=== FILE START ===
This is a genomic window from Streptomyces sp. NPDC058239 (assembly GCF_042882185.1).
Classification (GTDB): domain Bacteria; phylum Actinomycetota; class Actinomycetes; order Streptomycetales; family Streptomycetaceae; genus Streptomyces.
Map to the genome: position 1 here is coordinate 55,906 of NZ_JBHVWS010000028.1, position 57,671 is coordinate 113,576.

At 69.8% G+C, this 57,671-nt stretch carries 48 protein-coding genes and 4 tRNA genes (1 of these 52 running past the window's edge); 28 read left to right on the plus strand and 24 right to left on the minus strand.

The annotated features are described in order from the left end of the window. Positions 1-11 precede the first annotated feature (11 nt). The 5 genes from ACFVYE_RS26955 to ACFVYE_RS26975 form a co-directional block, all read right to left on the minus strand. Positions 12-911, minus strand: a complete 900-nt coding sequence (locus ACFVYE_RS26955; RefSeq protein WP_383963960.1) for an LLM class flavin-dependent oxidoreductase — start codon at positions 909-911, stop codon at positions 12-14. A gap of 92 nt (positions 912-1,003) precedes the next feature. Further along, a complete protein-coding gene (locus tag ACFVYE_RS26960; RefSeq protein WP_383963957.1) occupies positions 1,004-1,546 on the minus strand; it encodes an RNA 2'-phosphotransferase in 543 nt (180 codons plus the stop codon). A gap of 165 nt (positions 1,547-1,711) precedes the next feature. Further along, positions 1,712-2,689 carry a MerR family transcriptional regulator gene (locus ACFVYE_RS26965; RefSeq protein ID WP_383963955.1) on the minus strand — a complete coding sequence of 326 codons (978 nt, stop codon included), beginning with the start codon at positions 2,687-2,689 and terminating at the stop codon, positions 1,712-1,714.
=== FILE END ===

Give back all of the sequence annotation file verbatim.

This is a genomic window from Streptomyces sp. NPDC058239 (assembly GCF_042882185.1).
Classification (GTDB): domain Bacteria; phylum Actinomycetota; class Actinomycetes; order Streptomycetales; family Streptomycetaceae; genus Streptomyces.
Map to the genome: position 1 here is coordinate 55,906 of NZ_JBHVWS010000028.1, position 57,671 is coordinate 113,576.

At 69.8% G+C, this 57,671-nt stretch carries 48 protein-coding genes and 4 tRNA genes (1 of these 52 running past the window's edge); 28 read left to right on the plus strand and 24 right to left on the minus strand.

The annotated features are described in order from the left end of the window. Positions 1-11 precede the first annotated feature (11 nt). The 5 genes from ACFVYE_RS26955 to ACFVYE_RS26975 form a co-directional block, all read right to left on the minus strand. Positions 12-911, minus strand: a complete 900-nt coding sequence (locus ACFVYE_RS26955; RefSeq protein WP_383963960.1) for an LLM class flavin-dependent oxidoreductase — start codon at positions 909-911, stop codon at positions 12-14. A gap of 92 nt (positions 912-1,003) precedes the next feature. Further along, a complete protein-coding gene (locus tag ACFVYE_RS26960; RefSeq protein WP_383963957.1) occupies positions 1,004-1,546 on the minus strand; it encodes an RNA 2'-phosphotransferase in 543 nt (180 codons plus the stop codon). A gap of 165 nt (positions 1,547-1,711) precedes the next feature. Further along, positions 1,712-2,689 carry a MerR family transcriptional regulator gene (locus ACFVYE_RS26965; RefSeq protein ID WP_383963955.1) on the minus strand — a complete coding sequence of 326 codons (978 nt, stop codon included), beginning with the start codon at positions 2,687-2,689 and terminating at the stop codon, positions 1,712-1,714.